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A Gestalt Experiment

By Cindy O’Dell.

Cindy is a registrar at The Haven. Skills 3: Gestalt Plus is coming up soon, Feb 11–14, with Jane Olynyk and Wayne Dodge.  register@haven.ca

The idea came up in a program recently of doing a daily session of gestalt. I decided to take up the challenge and for a year, see its effect on my world. Since I was also in the process of teaching myself to write a play I imagined the practice of daily dialogue, while presumably therapeutic, would also be good training for a playwright. So here I am, three months later checking in with the intention of sharing aspects of my process. I chose to write down my sessions as I wanted to keep track. And I determined my commitment would have a better chance of enduring if I stayed with a practice I’d already been using, as I’ve consistently journalled for 35 years.

Research provided further back up for sticking to it. Gestalt therapy,* I read, was apparently helpful in liberating unfinished business, nurturing unrealized potential, and centring myself in my world, three factors which, if I’d had the awareness, would’ve been at the top of a personal wish list compiled when I first started journaling. Might have saved me from writing stale restatements of the same old unfinished business year after year. And maybe not. Some themes reappear again and again. We’re all fated to work through certain aspects of our natures over and over and over and over and over and over and over. But I might be a different person if I’d reinforced the hopeful gestalt message that I could be “reaching new positions with less vulnerability to ill effects and greater resiliency in renewing myself.”

CP: Oh well, here I am.

CDAR: Ya, if you’d only done that, years ago.

CP: I said I’m here now, aren’t I?

CDAR: Nice quote, at least.

My first inclination was to identify internal conversations. I already talk to myself so I just had to be more aware of the different voices and then give them the opportunity to really speak. Often I had a central personality (CP) who chimed in. I named the others as they identified themselves: Curious, Witness, Slug, Get-things-done, Weird, Ill One, Low Energy, Can’t-do-anything-right (CDAR), Knowing, Reaction, Eye of the Needle, Soft, Victim, Un-included, In-crowd, Me, Her, World Weary, Paranoid, Clarity, Put-it-all-together, The Writer, etc. Some times I would use a person when I still had things to say when there was no opportunity for physically checking in. And often the characters from my play, Toni and Elliot, would make contact.

Apparently, all experience hangs around until I’m finished with it. And that can tie up a lot of my energy. Incomplete themes, though, do seek completion, and thankfully can even play themselves out. Until they do, I can get totally preoccupied, compulsive, and self-defeating. But who doesn’t have hidden and incomplete agendas interfering with their everyday lives? Most of us have a large capacity for unfinished situations. It certainly wasn’t difficult coming up with subject matter. I felt energized, through practicing what I’d probably never have the courage nor the competence to say in person. And eventually it did help clear out some of the junk in my head. And I’ve had a breakthrough with one very incomplete relationship dynamic.

Yes, I have made contact. Interesting that was never my intention when I started this project. I know The Haven is all about transformational, relational living but ironically I’ve always been wary of contact and suspicious of hidden and incomplete agendas that always seemed to get projected onto me.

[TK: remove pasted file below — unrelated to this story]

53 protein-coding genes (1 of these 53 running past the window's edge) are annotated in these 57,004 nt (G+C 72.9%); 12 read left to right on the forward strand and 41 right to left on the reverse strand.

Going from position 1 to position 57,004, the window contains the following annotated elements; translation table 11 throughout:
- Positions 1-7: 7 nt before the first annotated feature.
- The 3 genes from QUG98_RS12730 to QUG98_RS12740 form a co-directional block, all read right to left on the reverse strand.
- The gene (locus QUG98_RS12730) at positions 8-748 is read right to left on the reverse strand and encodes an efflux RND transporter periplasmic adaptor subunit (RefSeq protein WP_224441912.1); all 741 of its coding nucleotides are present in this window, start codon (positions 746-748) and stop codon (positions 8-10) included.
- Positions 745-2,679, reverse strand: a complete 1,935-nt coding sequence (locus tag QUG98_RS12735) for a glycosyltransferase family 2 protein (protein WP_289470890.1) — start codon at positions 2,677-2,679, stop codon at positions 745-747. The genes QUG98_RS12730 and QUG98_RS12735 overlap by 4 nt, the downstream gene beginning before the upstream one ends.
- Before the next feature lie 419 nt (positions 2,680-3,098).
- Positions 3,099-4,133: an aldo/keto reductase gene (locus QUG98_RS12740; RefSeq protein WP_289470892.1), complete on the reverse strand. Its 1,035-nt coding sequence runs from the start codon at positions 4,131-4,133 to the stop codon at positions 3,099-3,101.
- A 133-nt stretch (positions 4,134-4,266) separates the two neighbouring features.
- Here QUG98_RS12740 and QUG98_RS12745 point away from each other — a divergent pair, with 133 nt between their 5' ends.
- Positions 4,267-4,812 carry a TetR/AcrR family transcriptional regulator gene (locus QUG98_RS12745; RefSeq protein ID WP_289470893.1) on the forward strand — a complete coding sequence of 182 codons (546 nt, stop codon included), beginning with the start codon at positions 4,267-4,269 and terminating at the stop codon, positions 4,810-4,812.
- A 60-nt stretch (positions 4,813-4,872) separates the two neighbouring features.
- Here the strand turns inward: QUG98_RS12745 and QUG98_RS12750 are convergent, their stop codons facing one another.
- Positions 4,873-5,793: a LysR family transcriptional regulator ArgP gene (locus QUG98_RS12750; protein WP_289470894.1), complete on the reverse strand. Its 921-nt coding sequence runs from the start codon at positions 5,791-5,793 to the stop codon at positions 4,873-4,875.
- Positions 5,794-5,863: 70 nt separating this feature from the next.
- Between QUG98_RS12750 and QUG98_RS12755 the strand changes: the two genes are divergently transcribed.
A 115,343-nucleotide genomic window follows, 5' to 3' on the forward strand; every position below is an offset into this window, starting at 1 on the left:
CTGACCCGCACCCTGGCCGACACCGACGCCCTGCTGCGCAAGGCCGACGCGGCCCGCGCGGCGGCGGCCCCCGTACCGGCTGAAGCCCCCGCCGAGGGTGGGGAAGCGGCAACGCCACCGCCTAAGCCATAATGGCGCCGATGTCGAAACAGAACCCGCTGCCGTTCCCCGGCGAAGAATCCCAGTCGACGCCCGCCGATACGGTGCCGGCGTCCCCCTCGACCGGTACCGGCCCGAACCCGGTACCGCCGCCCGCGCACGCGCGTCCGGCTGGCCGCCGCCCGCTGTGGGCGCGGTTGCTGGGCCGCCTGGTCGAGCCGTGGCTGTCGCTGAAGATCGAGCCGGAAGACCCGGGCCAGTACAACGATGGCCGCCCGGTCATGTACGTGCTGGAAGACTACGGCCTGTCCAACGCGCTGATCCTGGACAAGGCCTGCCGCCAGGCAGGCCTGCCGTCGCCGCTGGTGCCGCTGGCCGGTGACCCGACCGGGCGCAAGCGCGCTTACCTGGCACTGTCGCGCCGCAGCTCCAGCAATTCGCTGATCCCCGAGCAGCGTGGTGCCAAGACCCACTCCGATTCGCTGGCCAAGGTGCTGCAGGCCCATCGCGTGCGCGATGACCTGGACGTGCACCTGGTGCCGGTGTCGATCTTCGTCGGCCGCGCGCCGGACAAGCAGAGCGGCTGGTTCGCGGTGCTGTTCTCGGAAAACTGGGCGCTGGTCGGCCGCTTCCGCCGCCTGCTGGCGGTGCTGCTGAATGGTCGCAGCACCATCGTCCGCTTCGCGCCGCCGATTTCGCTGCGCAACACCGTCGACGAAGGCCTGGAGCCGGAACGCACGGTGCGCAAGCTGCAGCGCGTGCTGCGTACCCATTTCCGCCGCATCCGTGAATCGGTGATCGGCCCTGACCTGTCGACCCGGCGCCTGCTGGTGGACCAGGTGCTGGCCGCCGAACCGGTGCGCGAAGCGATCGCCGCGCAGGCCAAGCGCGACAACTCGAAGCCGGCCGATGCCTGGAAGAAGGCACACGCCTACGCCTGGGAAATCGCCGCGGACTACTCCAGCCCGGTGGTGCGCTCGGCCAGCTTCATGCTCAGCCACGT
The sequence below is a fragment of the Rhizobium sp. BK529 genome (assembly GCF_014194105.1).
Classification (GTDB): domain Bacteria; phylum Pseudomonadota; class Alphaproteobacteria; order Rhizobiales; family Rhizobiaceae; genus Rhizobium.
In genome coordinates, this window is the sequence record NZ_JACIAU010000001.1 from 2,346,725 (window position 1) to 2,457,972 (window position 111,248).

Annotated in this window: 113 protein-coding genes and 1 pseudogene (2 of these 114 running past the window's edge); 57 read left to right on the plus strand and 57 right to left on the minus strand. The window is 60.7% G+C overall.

CP: Which I know is a projection in itself.

CDAR: If you know it so well, then why do you buy in as much as you do?

CP: Because I have my own hidden and incomplete agendas.

CDAR: Well … maybe one day you’ll get that “the return from unconsciousness follows restoration of contact.”

CP: I am getting it. Nice quote, dingle berry.

So, I had a series of gestalt dialogues with my sisters which led to actual conversations that weren’t replicas of those I had with my internal sisters. In other words, I wasn’t aiming for an outcome. Still, the practice led to the opening up of old unfinished family business. Unexpectedly, the combination of the fantasy dialogues and the actual conversations moved me to contact my brother, with whom I’ve almost always been estranged. I sent him a birthday card. I didn’t expect any contact offered in return. I was actually ashamed of my lack of compassion for him and I was trying out a new behaviour. But he responded. And we have a date to meet up soon.

Gestalt practice can lead to actions which create an expanded dialogue with my own nature as well as with others. And I’m slowly recovering a sense of myself in action. Eventually, after a few months of a daily gestalt practice, I found it wasn’t necessary to do it every day. More important was recognizing the symptoms related to unfinished business and in doing so strengthen my self-supportive muscle to lean in. I may be awkward, vulgar, and strange (even more so) as I try out previously alien and resisted actions, however I now know the difference and hopefully I’ll be less likely to pigeon-hole or stereotype myself. So if I do seem awkward, vulgar or strange please assume I’m practicing “a dynamic re-alignment of intrapersonal material” and slowly whittling down barriers to contact.

CP: Nice quote!

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* “More than intrapersonal dialogue gestalt therapy can include enactment, improv, psychodrama, fantasy, process psychology, dreamwork as well as other methods.” All quotes are from Gestalt Therapy Integrated by Erving and Miriam Polster.

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